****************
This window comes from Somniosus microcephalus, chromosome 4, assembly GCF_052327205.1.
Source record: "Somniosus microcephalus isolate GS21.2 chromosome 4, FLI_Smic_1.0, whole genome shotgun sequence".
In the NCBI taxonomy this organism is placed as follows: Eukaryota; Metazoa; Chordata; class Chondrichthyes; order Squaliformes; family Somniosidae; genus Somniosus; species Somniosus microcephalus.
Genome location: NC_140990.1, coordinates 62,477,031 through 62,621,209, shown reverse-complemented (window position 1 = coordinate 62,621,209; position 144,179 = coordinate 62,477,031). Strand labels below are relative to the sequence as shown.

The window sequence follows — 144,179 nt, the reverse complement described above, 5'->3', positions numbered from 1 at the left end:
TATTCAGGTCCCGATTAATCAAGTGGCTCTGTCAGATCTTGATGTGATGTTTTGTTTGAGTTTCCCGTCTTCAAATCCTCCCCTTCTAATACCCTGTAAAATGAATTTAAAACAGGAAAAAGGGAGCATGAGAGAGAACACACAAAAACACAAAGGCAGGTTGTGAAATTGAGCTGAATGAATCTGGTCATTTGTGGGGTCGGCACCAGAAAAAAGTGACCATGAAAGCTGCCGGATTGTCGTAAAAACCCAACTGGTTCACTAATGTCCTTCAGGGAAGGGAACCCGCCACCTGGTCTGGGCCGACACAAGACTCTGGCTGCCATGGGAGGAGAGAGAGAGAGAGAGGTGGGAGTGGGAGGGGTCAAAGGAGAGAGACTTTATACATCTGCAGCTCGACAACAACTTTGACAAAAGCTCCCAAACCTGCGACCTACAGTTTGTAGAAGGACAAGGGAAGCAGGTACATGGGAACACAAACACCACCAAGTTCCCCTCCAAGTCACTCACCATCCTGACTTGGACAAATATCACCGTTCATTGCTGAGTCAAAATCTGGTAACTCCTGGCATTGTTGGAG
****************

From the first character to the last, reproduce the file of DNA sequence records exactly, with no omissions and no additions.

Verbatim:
This window comes from Somniosus microcephalus, chromosome 4, assembly GCF_052327205.1.
Source record: "Somniosus microcephalus isolate GS21.2 chromosome 4, FLI_Smic_1.0, whole genome shotgun sequence".
In the NCBI taxonomy this organism is placed as follows: Eukaryota; Metazoa; Chordata; class Chondrichthyes; order Squaliformes; family Somniosidae; genus Somniosus; species Somniosus microcephalus.
Genome location: NC_140990.1, coordinates 62,477,031 through 62,621,209, shown reverse-complemented (window position 1 = coordinate 62,621,209; position 144,179 = coordinate 62,477,031). Strand labels below are relative to the sequence as shown.

The window sequence follows — 144,179 nt, the reverse complement described above, 5'->3', positions numbered from 1 at the left end:
TATTCAGGTCCCGATTAATCAAGTGGCTCTGTCAGATCTTGATGTGATGTTTTGTTTGAGTTTCCCGTCTTCAAATCCTCCCCTTCTAATACCCTGTAAAATGAATTTAAAACAGGAAAAAGGGAGCATGAGAGAGAACACACAAAAACACAAAGGCAGGTTGTGAAATTGAGCTGAATGAATCTGGTCATTTGTGGGGTCGGCACCAGAAAAAAGTGACCATGAAAGCTGCCGGATTGTCGTAAAAACCCAACTGGTTCACTAATGTCCTTCAGGGAAGGGAACCCGCCACCTGGTCTGGGCCGACACAAGACTCTGGCTGCCATGGGAGGAGAGAGAGAGAGAGAGGTGGGAGTGGGAGGGGTCAAAGGAGAGAGACTTTATACATCTGCAGCTCGACAACAACTTTGACAAAAGCTCCCAAACCTGCGACCTACAGTTTGTAGAAGGACAAGGGAAGCAGGTACATGGGAACACAAACACCACCAAGTTCCCCTCCAAGTCACTCACCATCCTGACTTGGACAAATATCACCGTTCATTGCTGAGTCAAAATCTGGTAACTCCTGGCATTGTTGGAG